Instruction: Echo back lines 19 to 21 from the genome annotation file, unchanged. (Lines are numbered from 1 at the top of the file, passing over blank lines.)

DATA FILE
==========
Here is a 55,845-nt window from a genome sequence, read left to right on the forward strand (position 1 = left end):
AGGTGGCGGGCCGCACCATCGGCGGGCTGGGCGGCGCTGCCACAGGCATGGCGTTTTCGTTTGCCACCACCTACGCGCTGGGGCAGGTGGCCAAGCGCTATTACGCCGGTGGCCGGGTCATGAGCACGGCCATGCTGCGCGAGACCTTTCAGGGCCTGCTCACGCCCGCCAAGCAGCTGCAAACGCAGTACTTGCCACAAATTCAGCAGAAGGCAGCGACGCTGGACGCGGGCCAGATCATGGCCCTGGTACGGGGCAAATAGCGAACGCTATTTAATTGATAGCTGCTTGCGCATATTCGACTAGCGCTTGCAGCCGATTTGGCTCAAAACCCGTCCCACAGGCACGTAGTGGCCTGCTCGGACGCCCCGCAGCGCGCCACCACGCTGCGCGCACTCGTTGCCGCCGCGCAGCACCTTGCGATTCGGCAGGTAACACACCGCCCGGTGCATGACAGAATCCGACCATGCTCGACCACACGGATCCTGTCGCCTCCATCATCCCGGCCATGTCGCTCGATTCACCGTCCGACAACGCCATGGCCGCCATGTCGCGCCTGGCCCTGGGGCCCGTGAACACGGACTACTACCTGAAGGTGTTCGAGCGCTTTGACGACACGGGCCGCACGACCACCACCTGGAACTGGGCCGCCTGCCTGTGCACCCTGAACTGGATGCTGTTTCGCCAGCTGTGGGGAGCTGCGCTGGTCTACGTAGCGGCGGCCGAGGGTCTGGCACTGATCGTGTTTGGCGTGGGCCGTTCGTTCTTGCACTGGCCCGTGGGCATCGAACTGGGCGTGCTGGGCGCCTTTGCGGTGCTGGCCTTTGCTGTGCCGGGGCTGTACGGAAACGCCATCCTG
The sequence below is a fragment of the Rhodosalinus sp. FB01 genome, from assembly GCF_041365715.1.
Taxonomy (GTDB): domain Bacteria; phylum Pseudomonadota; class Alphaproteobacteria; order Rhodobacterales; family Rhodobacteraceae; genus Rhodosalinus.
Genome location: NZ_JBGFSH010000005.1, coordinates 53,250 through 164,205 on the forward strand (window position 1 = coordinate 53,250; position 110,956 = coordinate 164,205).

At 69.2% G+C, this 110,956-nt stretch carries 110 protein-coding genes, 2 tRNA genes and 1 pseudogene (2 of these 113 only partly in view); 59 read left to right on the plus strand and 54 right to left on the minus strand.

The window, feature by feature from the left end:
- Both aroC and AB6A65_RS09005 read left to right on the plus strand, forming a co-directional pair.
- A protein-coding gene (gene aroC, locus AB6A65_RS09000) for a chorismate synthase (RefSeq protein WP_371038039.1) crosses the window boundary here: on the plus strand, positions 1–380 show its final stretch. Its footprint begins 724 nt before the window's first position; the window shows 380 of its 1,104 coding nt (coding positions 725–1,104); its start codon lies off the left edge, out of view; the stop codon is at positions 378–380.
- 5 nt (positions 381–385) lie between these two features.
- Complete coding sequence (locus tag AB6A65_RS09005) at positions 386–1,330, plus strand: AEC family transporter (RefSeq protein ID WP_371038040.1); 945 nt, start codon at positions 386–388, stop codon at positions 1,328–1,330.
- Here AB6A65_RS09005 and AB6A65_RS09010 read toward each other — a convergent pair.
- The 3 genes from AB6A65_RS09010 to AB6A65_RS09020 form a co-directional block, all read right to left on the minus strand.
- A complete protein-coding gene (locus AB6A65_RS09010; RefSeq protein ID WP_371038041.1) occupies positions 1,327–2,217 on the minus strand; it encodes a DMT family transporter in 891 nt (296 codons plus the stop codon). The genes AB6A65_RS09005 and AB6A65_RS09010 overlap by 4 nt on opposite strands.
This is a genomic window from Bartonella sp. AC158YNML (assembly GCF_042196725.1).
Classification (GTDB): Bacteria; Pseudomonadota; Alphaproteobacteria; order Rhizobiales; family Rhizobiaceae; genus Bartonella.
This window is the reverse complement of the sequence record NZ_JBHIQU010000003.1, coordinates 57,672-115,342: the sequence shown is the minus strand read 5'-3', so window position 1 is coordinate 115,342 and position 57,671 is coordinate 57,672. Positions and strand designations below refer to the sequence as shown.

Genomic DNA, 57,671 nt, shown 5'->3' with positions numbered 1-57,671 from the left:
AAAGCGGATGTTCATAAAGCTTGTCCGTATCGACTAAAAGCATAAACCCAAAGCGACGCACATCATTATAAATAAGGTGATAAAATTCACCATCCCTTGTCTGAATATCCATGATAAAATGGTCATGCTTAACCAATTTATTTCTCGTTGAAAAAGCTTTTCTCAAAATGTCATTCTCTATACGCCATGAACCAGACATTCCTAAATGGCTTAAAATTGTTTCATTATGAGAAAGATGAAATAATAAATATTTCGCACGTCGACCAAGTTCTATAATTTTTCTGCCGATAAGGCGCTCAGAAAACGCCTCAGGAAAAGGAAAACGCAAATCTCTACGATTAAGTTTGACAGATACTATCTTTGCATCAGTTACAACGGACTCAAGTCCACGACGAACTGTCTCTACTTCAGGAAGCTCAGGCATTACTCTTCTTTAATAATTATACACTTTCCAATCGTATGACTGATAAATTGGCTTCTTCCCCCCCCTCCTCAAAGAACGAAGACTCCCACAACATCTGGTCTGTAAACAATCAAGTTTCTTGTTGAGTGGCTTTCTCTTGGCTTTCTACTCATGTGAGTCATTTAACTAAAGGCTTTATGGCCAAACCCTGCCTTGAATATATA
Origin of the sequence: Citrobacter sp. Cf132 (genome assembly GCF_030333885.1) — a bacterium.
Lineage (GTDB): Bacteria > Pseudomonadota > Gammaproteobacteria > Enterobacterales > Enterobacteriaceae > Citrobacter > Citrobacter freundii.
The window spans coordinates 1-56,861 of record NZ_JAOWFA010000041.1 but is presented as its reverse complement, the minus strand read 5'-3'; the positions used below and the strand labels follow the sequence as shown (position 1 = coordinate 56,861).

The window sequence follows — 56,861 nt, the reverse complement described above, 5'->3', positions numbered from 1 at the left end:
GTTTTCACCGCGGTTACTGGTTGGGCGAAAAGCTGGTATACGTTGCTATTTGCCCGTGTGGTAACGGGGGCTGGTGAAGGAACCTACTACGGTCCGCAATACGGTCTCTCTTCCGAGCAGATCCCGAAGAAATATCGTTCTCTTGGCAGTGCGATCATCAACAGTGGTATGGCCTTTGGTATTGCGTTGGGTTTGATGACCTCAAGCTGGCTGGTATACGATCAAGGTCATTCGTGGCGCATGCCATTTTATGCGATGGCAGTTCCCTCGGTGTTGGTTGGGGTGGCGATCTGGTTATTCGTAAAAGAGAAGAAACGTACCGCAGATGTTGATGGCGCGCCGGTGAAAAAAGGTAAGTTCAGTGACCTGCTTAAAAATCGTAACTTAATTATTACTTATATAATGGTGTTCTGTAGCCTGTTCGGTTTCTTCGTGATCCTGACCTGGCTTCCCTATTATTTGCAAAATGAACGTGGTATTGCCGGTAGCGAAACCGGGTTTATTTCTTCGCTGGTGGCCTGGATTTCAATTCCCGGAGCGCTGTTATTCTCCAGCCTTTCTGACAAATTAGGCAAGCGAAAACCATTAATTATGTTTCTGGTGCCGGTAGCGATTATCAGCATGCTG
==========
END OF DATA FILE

AAAGCGGATGTTCATAAAGCTTGTCCGTATCGACTAAAAGCATAAACCCAAAGCGACGCACATCATTATAAATAAGGTGATAAAATTCACCATCCCTTGTCTGAATATCCATGATAAAATGGTCATGCTTAACCAATTTATTTCTCGTTGAAAAAGCTTTTCTCAAAATGTCATTCTCTATACGCCATGAACCAGACATTCCTAAATGGCTTAAAATTGTTTCATTATGAGAAAGATGAAATAATAAATATTTCGCACGTCGACCAAGTTCTATAATTTTTCTGCCGATAAGGCGCTCAGAAAACGCCTCAGGAAAAGGAAAACGCAAATCTCTACGATTAAGTTTGACAGATACTATCTTTGCATCAGTTACAACGGACTCAAGTCCACGACGAACTGTCTCTACTTCAGGAAGCTCAGGCATTACTCTTCTTTAATAATTATACACTTTCCAATCGTATGACTGATAAATTGGCTTCTTCCCCCCCCTCCTCAAAGAACGAAGACTCCCACAACATCTGGTCTGTAAACAATCAAGTTTCTTGTTGAGTGGCTTTCTCTTGGCTTTCTACTCATGTGAGTCATTTAACTAAAGGCTTTATGGCCAAACCCTGCCTTGAATATATA
Origin of the sequence: Citrobacter sp. Cf132 (genome assembly GCF_030333885.1) — a bacterium.
Lineage (GTDB): Bacteria > Pseudomonadota > Gammaproteobacteria > Enterobacterales > Enterobacteriaceae > Citrobacter > Citrobacter freundii.